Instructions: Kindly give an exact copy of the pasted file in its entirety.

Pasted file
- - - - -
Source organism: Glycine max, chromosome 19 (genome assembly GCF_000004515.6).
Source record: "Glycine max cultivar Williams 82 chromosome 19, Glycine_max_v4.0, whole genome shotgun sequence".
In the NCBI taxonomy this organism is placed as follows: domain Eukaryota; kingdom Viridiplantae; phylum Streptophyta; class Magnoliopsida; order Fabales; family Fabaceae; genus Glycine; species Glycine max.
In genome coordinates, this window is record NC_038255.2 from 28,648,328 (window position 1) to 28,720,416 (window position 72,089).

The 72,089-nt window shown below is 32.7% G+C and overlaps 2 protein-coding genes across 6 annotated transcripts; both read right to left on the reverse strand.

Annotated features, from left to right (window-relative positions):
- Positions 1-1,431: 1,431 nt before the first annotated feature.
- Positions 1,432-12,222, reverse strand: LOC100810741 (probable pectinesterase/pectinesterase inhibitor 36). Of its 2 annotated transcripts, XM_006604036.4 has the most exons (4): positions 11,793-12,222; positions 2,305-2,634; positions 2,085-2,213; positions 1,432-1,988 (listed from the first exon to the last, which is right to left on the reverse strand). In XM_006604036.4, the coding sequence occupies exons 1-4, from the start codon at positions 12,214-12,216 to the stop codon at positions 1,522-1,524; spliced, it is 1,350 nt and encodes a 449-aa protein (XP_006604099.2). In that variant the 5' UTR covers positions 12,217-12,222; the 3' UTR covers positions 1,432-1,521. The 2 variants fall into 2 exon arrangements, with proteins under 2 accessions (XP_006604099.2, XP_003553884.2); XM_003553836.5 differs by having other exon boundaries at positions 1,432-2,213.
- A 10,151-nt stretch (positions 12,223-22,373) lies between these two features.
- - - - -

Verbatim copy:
Source organism: Glycine max, chromosome 19 (genome assembly GCF_000004515.6).
Source record: "Glycine max cultivar Williams 82 chromosome 19, Glycine_max_v4.0, whole genome shotgun sequence".
In the NCBI taxonomy this organism is placed as follows: domain Eukaryota; kingdom Viridiplantae; phylum Streptophyta; class Magnoliopsida; order Fabales; family Fabaceae; genus Glycine; species Glycine max.
In genome coordinates, this window is record NC_038255.2 from 28,648,328 (window position 1) to 28,720,416 (window position 72,089).

The 72,089-nt window shown below is 32.7% G+C and overlaps 2 protein-coding genes across 6 annotated transcripts; both read right to left on the reverse strand.

Annotated features, from left to right (window-relative positions):
- Positions 1-1,431: 1,431 nt before the first annotated feature.
- Positions 1,432-12,222, reverse strand: LOC100810741 (probable pectinesterase/pectinesterase inhibitor 36). Of its 2 annotated transcripts, XM_006604036.4 has the most exons (4): positions 11,793-12,222; positions 2,305-2,634; positions 2,085-2,213; positions 1,432-1,988 (listed from the first exon to the last, which is right to left on the reverse strand). In XM_006604036.4, the coding sequence occupies exons 1-4, from the start codon at positions 12,214-12,216 to the stop codon at positions 1,522-1,524; spliced, it is 1,350 nt and encodes a 449-aa protein (XP_006604099.2). In that variant the 5' UTR covers positions 12,217-12,222; the 3' UTR covers positions 1,432-1,521. The 2 variants fall into 2 exon arrangements, with proteins under 2 accessions (XP_006604099.2, XP_003553884.2); XM_003553836.5 differs by having other exon boundaries at positions 1,432-2,213.
- A 10,151-nt stretch (positions 12,223-22,373) lies between these two features.